Elsewhere, Chris Benoit vs. The Great Muta just seemed like a cool match to book, and it obviously performed very well (and I would end up putting those two in a feud that would last into July). The eight-man tag was just a continuation of the nWo Wolfpac vs. nWo Hollywood feud (I just wanted to get those guys on the card somewhere). As for Randy Savage vs. Roddy Piper, I had those two in a brief feud as well (just like in OTL), but I wasn't really sure what to do with their match on this show. I ultimately decided to have the match end in a double disqualification, with both guys wanting to go after each other so much that it ends in a melee. They'll have another match shortly after this that settles their differences.

That's it for now! Tune in next time for Part 7 as I cover Bash At The Beach 1998.
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Re: EWR Diary: 1998 WCW

Post by DXvsNWO » Sun May 19, 2019 6:18 pm

We're now passed the half-way point of the year. Time to get into the second half of 1998!!

Also, if you're wondering, I did tweak the name of this thread a little bit.

Part 7: WCW/nWo Bash At The Beach 1998

The seventh PPV in my EWR scenario (taking place on July 12th, 1998) was Bash At The Beach, which is another signature PPV event for WCW. At this point, I've almost completely diverged from what actually happened in OTL. Aside from two matches (which to be honest, were completely a coincidence, as I didn't even look at the OTL version of the PPV card), this show is totally different.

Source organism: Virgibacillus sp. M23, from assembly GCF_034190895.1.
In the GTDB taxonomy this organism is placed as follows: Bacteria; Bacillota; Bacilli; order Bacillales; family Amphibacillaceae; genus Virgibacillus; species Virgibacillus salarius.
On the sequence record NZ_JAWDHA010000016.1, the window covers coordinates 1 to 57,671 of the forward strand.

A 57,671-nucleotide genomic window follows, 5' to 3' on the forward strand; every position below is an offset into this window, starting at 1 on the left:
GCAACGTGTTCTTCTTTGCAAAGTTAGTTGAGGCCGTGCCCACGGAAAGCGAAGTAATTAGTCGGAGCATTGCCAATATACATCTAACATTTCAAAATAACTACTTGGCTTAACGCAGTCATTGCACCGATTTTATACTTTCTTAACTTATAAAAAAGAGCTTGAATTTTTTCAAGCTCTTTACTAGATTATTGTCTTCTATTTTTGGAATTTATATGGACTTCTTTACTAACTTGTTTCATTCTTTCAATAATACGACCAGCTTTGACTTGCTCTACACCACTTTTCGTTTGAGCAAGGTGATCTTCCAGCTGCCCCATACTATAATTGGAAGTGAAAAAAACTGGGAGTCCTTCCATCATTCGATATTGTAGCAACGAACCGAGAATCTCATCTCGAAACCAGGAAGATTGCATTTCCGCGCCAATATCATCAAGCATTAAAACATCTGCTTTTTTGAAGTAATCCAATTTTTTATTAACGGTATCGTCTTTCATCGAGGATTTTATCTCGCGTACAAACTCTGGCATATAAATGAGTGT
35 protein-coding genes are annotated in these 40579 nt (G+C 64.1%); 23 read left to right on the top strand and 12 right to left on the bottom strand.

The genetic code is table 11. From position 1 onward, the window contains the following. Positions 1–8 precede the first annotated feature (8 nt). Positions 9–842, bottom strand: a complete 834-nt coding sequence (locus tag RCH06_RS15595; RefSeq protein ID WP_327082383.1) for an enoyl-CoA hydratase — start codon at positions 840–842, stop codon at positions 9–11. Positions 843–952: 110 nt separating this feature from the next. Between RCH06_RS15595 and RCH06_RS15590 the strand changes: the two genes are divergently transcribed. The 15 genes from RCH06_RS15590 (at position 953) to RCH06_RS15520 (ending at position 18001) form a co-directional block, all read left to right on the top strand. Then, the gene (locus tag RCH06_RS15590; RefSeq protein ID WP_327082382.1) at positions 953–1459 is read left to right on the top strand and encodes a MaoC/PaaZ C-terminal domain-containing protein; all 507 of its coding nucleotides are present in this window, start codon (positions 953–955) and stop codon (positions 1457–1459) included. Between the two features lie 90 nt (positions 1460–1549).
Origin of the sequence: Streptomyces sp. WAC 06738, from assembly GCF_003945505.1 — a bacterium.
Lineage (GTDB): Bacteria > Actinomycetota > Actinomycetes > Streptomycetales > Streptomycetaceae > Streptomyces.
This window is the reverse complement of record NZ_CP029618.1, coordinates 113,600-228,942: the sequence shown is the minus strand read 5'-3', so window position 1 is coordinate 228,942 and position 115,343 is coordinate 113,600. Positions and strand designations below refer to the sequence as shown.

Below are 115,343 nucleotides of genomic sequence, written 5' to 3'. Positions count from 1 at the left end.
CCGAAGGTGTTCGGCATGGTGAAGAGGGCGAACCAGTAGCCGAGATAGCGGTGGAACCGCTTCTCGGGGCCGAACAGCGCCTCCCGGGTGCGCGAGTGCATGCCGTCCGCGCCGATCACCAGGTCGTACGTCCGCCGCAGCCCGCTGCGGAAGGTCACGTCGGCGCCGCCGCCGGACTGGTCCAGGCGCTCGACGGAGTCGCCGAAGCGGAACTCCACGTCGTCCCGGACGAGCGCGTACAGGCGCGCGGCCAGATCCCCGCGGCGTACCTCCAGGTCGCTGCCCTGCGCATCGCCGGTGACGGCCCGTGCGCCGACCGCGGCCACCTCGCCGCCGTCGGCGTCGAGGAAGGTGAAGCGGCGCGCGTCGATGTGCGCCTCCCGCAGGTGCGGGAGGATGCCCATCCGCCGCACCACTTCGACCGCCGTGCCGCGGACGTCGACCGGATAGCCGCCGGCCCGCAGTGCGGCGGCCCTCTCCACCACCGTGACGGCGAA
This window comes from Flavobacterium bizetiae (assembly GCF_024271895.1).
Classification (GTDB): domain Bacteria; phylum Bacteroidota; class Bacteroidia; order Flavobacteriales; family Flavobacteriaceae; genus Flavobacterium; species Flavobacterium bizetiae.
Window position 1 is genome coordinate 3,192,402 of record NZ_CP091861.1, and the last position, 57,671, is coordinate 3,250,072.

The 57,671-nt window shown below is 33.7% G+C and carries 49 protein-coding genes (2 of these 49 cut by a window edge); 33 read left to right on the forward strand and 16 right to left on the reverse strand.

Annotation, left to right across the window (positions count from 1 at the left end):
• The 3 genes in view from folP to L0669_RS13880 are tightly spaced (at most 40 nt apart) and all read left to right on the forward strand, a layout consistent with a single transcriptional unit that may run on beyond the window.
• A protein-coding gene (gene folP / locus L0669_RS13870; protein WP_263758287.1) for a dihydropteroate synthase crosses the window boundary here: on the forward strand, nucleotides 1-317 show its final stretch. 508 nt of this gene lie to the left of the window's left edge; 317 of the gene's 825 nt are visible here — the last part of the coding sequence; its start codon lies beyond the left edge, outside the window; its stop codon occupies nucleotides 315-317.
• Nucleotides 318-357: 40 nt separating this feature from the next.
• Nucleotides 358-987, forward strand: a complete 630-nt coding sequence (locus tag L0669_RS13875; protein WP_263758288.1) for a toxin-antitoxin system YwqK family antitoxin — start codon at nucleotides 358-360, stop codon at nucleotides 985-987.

PPV

- Randy Savage def. Brian Adams
- Raven's Rules Match - Raven def. Perry Saturn
- WCW World TV Title - Fatal Four-Way Match - The Great Muta def. Booker T (c), Chris Benoit, & Konnan
- WCW Cruiserweight Title - Ladder Match - Rey Mysterio Jr. def. Chris Jericho (c)
- DDP, "Rowdy" Roddy Piper, RVD, Sabu, & Rick Steiner def. nWo Hollywood (Scott Steiner, Buff Bagwell, Scott Norton, Vincent, & Dennis Rodman)
- NWA World Heavyweight Title - Eddie Guerrero (c) def. Dean Malenko
- WCW United States Title - Tournament Final - Bret Hart def. Sting
- WCW World Heavyweight Title - Triple Threat Match - Bill Goldberg (c) def. Lex Luger & The Giant
- Special Guest Referee: Scott Hall - Hollywood Hogan def. Kevin Nash